Chris Avellone, a prolific game writer known for work on games like Fallout: New Vegas and Tyranny, has accused multiple people, including 100 unknown parties, of libel over allegations of sexual harassment made against Avellone last year.
That libel lawsuit and two Medium posts published by Avellone over the last few days mark his first significant comments on the multiple accusations of sexual misconduct made against him in June 2020.
Within those posts, found here and here, he argues that the libel lawsuit against Karissa Barrows, Kelly Bristol, and 100 unknown parties aims to elevate their voices rather than silence them, and maintains his earlier comments that the duo's remarks are retaliation for a "bad break up" with Barrows' and Bristol's friend seven years prior.
"Often, the legal system is used to silence others. I do not believe any good ever comes of this," writes Avellone, both in his Ending Silence blog and in a Twitter thread. "I do not want to silence anyone — I want the opposite. I want Karissa’s and Kelly’s story to be not only heard, but elevated, and I want them to speak more about what happened."
The language in the lawsuit takes a noticeably more abrasive approach, with each of the six libel complaints ending in a variation of a request for "an award of punitive damages in an amount appropriate to punish or set an example of [Barrows/Bristol] in an amount to be determined at trial."
In the complaint, found here, attornies representing Avellone outline the events they believe constitute libel. That includes six charges in total, four against Barrows and two against Bristol. All six apply to those 100 unknown parties, represented within the document as "Does 1-100", which is meant to represent individuals whose "true names are unknown to Avellone. Avellone will seek to leave to amend this complaint to allege the true names and capacities of these Defendants when they have been ascertained."
As with Avellone's Medium posts, the lawsuit walks through his 2012 interactions with Barrows from his perspective, and makes a point to argue throughout that what Barrows described as coercion and sexual assault was a consensual encounter that ended when Barrows objected and led to a "friendly relationship" in the years that followed.
Barrows original allegations against Avellone can be found here for context. Her account describes an encounter where Avellone "got me blackout drunk on Midori Sours," accompanied her back to her room along with two other men, "where he pounced in front of the other guys." She also adds that she witnessed a similar pattern to Avellone's interactions with other women throughout the time they knew one another.
Each of the individual libel counts levied against Barrows centers around how she shared her recollection of events on social media in 2020. All emphasize sections of her social media posts where she described Avellone as a predator or described actions as predatory behavior including the following Tweets (with emphasis added by Avellone's legal team).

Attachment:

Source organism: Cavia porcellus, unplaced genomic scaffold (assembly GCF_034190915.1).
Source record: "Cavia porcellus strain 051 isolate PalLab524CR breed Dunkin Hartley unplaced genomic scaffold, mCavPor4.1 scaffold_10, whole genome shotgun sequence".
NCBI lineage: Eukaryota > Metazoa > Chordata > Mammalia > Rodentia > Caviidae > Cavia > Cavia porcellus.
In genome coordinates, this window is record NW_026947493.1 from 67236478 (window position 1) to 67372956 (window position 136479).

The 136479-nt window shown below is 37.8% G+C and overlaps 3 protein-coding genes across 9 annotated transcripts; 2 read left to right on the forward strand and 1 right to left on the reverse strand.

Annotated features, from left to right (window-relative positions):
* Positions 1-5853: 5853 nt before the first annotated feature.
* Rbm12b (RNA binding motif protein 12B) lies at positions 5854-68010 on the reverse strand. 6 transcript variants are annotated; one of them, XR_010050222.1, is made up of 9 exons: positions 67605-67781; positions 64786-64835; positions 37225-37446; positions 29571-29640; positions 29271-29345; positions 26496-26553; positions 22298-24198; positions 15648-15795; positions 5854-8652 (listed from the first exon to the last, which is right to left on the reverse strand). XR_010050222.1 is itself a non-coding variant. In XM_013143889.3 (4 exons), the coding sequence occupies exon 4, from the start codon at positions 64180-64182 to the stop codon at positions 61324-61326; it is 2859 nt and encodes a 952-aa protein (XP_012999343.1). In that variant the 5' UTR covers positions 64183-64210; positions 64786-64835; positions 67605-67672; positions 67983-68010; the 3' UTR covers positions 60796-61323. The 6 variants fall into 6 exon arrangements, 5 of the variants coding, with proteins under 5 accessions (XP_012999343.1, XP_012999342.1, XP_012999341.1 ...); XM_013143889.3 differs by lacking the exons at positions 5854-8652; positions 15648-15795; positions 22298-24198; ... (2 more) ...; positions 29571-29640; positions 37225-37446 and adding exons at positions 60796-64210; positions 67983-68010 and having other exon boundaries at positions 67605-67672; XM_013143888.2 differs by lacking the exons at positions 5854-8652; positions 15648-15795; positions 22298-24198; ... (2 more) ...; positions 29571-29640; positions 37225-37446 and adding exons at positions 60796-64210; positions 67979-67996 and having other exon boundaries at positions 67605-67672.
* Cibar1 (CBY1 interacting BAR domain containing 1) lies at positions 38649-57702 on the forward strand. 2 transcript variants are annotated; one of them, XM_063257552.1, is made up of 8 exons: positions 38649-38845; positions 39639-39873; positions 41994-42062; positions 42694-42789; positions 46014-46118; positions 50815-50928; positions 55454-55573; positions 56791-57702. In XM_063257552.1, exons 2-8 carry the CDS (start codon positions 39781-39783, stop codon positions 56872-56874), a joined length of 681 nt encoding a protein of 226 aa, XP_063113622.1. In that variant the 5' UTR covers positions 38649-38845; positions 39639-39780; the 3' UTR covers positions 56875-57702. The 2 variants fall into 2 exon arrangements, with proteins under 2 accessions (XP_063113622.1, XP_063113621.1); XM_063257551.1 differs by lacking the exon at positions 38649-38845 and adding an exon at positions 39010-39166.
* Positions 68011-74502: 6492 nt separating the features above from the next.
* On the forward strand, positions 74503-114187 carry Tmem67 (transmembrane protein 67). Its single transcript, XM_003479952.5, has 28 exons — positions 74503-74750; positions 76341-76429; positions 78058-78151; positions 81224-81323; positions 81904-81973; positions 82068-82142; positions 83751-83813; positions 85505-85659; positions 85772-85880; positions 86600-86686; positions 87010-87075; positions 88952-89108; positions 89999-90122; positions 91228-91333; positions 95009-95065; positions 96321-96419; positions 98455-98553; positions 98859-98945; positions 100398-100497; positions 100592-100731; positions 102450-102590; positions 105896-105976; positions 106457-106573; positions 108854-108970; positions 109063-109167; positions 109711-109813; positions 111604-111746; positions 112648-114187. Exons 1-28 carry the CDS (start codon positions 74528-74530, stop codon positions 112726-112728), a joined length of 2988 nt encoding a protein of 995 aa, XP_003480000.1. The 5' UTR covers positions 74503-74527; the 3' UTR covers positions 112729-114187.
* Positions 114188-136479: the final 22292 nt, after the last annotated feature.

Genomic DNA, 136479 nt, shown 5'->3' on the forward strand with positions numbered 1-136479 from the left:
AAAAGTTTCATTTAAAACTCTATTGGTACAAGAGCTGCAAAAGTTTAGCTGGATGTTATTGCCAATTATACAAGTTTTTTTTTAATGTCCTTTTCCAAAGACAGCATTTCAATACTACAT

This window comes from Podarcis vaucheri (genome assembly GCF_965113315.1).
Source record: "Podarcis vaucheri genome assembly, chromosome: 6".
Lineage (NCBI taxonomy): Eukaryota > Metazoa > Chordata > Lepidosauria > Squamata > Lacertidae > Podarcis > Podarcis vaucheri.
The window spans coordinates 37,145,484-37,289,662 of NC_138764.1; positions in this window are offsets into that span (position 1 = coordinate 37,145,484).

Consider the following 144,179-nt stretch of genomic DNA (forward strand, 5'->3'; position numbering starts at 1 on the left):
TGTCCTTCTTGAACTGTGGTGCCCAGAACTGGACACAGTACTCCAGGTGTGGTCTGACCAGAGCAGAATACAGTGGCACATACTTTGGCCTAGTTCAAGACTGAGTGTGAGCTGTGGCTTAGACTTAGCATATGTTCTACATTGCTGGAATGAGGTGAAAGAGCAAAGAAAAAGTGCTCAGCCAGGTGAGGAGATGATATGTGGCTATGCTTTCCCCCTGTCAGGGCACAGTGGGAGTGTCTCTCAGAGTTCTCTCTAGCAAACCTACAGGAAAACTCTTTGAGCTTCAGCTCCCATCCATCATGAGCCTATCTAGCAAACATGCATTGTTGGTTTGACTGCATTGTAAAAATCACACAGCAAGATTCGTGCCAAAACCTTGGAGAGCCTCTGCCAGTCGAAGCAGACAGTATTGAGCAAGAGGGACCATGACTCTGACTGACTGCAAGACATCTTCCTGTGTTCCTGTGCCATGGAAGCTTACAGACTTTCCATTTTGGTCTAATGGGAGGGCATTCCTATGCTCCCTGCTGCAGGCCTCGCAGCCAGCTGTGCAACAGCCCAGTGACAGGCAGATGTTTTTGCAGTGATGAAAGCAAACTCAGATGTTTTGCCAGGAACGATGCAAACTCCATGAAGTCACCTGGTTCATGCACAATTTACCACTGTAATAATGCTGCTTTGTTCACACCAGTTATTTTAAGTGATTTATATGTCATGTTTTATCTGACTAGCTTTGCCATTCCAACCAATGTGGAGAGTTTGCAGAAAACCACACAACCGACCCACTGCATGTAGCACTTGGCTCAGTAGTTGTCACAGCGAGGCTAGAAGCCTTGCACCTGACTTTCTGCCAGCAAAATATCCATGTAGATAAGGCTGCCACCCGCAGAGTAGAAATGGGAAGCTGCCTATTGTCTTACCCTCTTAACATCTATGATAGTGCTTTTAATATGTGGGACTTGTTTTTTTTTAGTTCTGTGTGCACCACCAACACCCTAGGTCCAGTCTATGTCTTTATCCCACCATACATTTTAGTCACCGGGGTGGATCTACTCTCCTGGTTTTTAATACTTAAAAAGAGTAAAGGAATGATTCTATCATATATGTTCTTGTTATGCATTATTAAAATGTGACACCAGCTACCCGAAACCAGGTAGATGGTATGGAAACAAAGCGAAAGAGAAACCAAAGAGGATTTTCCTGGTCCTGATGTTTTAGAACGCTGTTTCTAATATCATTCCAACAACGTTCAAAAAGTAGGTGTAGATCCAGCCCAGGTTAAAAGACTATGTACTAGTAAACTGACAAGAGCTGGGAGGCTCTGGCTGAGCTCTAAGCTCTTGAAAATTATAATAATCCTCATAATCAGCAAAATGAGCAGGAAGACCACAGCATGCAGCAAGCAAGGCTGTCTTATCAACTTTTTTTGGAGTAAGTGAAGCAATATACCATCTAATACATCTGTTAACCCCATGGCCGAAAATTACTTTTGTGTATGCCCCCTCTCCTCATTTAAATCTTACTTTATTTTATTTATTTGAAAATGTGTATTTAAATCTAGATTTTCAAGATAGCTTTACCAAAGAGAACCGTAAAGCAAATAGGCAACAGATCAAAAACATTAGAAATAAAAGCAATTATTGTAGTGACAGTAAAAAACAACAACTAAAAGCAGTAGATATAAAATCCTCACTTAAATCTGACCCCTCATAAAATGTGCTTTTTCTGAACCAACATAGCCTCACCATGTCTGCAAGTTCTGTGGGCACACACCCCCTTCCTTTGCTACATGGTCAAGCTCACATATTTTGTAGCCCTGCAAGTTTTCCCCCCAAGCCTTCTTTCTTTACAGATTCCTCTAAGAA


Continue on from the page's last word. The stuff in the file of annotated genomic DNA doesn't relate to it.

ZERO interest in anything from a man who spent so much time preying on young women (no age check), getting them drunk & taking them to hotel rooms, showing up to panels late & wasted if at all, & treating fans/fellow industry SO badly, he was blacklisted from at least 1 big con[vention].
While we’re at it, here’s another man to add to the gaming industry predator garbage pile. Yesterday was the fist time I said something publicly about this, and I’m done being silent, despite that fuckstick in the reply telling me to shut up. I WILL NOT. Thread:
I didn’t bother blowing this up until today due to work being insane all week, but I’ve got time now. Chris Avellone is an abusive, abrasive, conniving sexual predator. People tried to get him help. He refused it and continued. Stop glorifying him.
For each, the lawsuit argues that the statements made by Barrows are false and "libelous on their face", that each implies Avellone purposely gets young women intoxicated with the intent of engaging in non-consensual sexual contact, and that Barrows "failed to use reasonable care to determine the truth or falsity" of her tweeted recollections. Each also includes the note that Barrows' accusations expose him to "hatred, contempt, ridicule" and professional harm, and that the statements were made "with the intent to vex, annoy, and/or harass Avellone."
Much of the same language is used to rebuke Bristol's claims against Avellone. Her own accusations say that Avellone groped her and made unwanted advances at her a 2014 event, and that "He [Avellone] knew exactly what he was doing. You didn’t see it because he was just that practiced at it." Most of the lawsuit (and Avellone's Medium posts) focus on comments from Barrows. In that post, Avellone notes this is because he doesn't remember ever having met or spoken with Bristol.
As noted above, the lawsuit seeks damages from those named as defendants, including damages for emotional distress and to cover the cost of the lawsuit.
However, as game industry-watching lawyers have suggested on Twitter, Avellone's lawsuit could easily fall under the SLAPP, or Strategic Lawsuits Against Public Participation, umbrella. That term largely refers to lawsuits filed with the intent of using legal pressure and costs to silence individuals that speak out on certain controversial topics (like sexual misconduct allegations in this case).